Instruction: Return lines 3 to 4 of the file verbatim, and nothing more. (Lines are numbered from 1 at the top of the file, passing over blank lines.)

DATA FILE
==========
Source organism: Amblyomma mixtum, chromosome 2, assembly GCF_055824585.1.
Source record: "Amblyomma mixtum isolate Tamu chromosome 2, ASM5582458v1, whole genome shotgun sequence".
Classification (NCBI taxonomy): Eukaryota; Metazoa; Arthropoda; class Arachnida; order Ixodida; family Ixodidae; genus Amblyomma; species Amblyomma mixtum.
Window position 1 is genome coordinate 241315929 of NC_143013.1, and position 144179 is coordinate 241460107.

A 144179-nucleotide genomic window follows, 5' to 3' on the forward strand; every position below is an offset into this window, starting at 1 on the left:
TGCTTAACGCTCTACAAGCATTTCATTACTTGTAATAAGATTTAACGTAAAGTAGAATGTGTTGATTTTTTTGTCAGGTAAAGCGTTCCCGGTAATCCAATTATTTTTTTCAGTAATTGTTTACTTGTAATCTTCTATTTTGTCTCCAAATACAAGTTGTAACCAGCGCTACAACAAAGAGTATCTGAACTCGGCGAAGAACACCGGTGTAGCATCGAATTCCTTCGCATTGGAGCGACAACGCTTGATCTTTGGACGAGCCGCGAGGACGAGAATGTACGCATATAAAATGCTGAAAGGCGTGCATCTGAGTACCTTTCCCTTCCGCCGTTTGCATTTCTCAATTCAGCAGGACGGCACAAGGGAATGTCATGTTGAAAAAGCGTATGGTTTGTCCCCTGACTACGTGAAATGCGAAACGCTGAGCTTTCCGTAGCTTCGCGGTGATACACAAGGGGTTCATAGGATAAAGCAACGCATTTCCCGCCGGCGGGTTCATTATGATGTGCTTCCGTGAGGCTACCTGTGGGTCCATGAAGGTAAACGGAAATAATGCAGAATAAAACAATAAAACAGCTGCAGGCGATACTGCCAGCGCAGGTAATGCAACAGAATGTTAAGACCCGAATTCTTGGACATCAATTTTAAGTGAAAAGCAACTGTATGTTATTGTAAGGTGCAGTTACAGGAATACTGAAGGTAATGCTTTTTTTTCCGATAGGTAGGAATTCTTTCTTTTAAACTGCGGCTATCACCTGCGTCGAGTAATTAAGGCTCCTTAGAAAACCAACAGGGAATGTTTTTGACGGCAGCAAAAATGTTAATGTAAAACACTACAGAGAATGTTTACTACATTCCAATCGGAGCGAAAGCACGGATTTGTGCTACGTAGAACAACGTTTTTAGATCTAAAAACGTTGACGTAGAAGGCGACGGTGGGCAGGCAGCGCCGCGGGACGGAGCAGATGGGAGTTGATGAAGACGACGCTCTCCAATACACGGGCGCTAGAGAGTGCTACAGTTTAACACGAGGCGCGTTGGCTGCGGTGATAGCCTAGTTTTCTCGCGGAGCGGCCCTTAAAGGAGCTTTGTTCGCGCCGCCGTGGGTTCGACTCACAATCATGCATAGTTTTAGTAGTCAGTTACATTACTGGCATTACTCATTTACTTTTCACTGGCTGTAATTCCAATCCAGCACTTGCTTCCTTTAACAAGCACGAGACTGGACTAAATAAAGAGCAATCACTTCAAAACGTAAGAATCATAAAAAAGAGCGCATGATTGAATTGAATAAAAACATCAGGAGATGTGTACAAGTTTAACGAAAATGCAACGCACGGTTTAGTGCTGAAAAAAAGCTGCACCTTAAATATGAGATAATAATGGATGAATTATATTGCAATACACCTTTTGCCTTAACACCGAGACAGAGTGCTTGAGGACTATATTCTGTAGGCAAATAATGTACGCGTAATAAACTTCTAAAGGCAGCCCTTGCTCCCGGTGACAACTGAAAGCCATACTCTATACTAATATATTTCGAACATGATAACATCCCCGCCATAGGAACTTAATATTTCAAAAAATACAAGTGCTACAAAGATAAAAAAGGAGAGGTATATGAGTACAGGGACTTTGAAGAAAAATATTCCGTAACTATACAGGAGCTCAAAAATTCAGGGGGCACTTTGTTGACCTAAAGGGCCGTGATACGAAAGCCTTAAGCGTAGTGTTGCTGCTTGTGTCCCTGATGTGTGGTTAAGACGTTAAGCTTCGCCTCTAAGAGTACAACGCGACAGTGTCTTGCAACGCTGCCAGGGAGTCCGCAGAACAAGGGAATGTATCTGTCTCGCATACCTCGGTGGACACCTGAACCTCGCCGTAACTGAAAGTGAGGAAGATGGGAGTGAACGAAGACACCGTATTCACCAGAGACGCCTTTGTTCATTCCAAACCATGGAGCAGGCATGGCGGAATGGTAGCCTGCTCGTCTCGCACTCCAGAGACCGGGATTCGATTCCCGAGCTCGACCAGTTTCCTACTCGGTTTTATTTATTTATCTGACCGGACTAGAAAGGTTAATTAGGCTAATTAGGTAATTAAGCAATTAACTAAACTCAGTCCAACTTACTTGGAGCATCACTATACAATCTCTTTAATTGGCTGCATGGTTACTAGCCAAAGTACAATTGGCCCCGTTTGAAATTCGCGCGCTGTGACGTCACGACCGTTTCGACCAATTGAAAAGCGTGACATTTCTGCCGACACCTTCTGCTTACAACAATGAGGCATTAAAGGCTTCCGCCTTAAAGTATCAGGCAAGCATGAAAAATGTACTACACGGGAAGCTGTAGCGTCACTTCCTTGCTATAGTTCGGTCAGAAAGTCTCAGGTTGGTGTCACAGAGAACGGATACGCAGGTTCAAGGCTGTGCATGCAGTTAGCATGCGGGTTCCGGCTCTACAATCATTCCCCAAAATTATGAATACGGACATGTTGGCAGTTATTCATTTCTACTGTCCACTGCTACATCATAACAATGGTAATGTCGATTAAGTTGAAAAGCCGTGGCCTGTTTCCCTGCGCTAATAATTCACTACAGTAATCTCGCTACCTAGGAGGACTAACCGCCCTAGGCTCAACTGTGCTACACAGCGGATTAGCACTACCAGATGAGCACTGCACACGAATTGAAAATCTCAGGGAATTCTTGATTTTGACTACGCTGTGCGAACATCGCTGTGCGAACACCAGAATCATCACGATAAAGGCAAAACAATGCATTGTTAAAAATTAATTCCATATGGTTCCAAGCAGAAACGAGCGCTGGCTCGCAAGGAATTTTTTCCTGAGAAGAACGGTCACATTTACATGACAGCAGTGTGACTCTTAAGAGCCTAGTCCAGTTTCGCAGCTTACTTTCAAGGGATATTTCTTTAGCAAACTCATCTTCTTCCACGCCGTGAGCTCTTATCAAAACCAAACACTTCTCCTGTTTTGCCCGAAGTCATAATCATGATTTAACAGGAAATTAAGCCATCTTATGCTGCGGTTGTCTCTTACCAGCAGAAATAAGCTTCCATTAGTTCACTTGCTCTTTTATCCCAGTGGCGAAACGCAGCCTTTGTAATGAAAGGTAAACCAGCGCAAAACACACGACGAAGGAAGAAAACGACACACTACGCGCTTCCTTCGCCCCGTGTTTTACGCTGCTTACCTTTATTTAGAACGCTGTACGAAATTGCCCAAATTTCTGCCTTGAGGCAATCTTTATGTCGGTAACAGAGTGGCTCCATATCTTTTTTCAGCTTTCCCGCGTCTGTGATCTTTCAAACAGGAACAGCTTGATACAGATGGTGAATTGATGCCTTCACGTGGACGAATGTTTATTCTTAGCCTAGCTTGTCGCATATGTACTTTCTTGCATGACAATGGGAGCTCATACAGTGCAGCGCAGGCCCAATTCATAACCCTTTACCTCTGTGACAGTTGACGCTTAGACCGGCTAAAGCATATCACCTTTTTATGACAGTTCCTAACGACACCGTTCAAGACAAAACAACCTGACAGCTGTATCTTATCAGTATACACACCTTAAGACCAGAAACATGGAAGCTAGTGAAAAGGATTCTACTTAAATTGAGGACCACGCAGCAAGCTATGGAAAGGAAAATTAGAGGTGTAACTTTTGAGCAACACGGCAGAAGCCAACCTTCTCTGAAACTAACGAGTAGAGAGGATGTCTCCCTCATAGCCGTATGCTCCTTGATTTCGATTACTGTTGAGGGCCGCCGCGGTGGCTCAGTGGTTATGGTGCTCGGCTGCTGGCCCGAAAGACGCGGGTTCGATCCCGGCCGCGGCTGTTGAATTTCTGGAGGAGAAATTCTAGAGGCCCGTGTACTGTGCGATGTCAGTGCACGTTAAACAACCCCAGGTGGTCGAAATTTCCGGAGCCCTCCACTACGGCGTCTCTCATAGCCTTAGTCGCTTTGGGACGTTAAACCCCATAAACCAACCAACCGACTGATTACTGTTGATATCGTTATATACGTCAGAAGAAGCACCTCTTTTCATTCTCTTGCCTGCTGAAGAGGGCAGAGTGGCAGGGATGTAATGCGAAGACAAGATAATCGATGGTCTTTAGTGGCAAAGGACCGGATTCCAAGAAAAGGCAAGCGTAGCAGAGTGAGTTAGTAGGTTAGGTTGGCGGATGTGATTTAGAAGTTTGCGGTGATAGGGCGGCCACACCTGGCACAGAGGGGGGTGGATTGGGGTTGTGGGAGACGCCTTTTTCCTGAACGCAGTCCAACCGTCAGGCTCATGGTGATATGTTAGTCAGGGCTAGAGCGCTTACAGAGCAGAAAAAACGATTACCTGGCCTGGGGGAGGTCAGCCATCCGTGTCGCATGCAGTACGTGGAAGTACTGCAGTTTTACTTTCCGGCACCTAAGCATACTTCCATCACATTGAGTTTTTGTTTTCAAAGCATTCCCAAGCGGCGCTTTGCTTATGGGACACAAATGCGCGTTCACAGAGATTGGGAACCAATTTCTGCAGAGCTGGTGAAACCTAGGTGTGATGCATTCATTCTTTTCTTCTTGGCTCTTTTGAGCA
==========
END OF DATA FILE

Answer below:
Classification (NCBI taxonomy): Eukaryota; Metazoa; Arthropoda; class Arachnida; order Ixodida; family Ixodidae; genus Amblyomma; species Amblyomma mixtum.
Window position 1 is genome coordinate 241315929 of NC_143013.1, and position 144179 is coordinate 241460107.